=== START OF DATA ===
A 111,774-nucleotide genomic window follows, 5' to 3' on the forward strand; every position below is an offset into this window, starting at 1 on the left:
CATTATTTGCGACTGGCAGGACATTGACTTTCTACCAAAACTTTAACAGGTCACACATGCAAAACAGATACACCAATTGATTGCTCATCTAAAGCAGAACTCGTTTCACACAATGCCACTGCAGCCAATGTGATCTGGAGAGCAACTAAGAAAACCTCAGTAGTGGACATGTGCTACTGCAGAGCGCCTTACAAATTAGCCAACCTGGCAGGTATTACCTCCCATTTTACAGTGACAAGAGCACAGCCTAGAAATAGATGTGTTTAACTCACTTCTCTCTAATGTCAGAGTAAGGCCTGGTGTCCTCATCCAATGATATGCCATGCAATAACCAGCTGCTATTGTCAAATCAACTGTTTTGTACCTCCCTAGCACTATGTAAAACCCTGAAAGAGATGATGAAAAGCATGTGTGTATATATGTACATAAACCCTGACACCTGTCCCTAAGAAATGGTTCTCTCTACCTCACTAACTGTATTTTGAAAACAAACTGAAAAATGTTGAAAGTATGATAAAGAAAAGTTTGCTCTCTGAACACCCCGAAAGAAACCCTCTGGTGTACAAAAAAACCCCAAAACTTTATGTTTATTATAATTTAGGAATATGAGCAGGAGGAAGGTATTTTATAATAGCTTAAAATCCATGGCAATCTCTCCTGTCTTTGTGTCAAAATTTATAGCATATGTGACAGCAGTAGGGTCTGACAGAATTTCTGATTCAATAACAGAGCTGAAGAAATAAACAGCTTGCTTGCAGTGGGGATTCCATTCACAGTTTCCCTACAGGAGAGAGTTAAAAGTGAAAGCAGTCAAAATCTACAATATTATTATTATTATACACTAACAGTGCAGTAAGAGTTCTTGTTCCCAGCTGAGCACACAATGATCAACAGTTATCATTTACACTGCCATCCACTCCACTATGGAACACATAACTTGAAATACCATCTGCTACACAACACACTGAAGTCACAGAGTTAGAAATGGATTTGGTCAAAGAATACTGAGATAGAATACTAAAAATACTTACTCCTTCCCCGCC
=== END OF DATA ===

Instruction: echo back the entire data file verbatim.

A 111,774-nucleotide genomic window follows, 5' to 3' on the forward strand; every position below is an offset into this window, starting at 1 on the left:
CATTATTTGCGACTGGCAGGACATTGACTTTCTACCAAAACTTTAACAGGTCACACATGCAAAACAGATACACCAATTGATTGCTCATCTAAAGCAGAACTCGTTTCACACAATGCCACTGCAGCCAATGTGATCTGGAGAGCAACTAAGAAAACCTCAGTAGTGGACATGTGCTACTGCAGAGCGCCTTACAAATTAGCCAACCTGGCAGGTATTACCTCCCATTTTACAGTGACAAGAGCACAGCCTAGAAATAGATGTGTTTAACTCACTTCTCTCTAATGTCAGAGTAAGGCCTGGTGTCCTCATCCAATGATATGCCATGCAATAACCAGCTGCTATTGTCAAATCAACTGTTTTGTACCTCCCTAGCACTATGTAAAACCCTGAAAGAGATGATGAAAAGCATGTGTGTATATATGTACATAAACCCTGACACCTGTCCCTAAGAAATGGTTCTCTCTACCTCACTAACTGTATTTTGAAAACAAACTGAAAAATGTTGAAAGTATGATAAAGAAAAGTTTGCTCTCTGAACACCCCGAAAGAAACCCTCTGGTGTACAAAAAAACCCCAAAACTTTATGTTTATTATAATTTAGGAATATGAGCAGGAGGAAGGTATTTTATAATAGCTTAAAATCCATGGCAATCTCTCCTGTCTTTGTGTCAAAATTTATAGCATATGTGACAGCAGTAGGGTCTGACAGAATTTCTGATTCAATAACAGAGCTGAAGAAATAAACAGCTTGCTTGCAGTGGGGATTCCATTCACAGTTTCCCTACAGGAGAGAGTTAAAAGTGAAAGCAGTCAAAATCTACAATATTATTATTATTATACACTAACAGTGCAGTAAGAGTTCTTGTTCCCAGCTGAGCACACAATGATCAACAGTTATCATTTACACTGCCATCCACTCCACTATGGAACACATAACTTGAAATACCATCTGCTACACAACACACTGAAGTCACAGAGTTAGAAATGGATTTGGTCAAAGAATACTGAGATAGAATACTAAAAATACTTACTCCTTCCCCGCC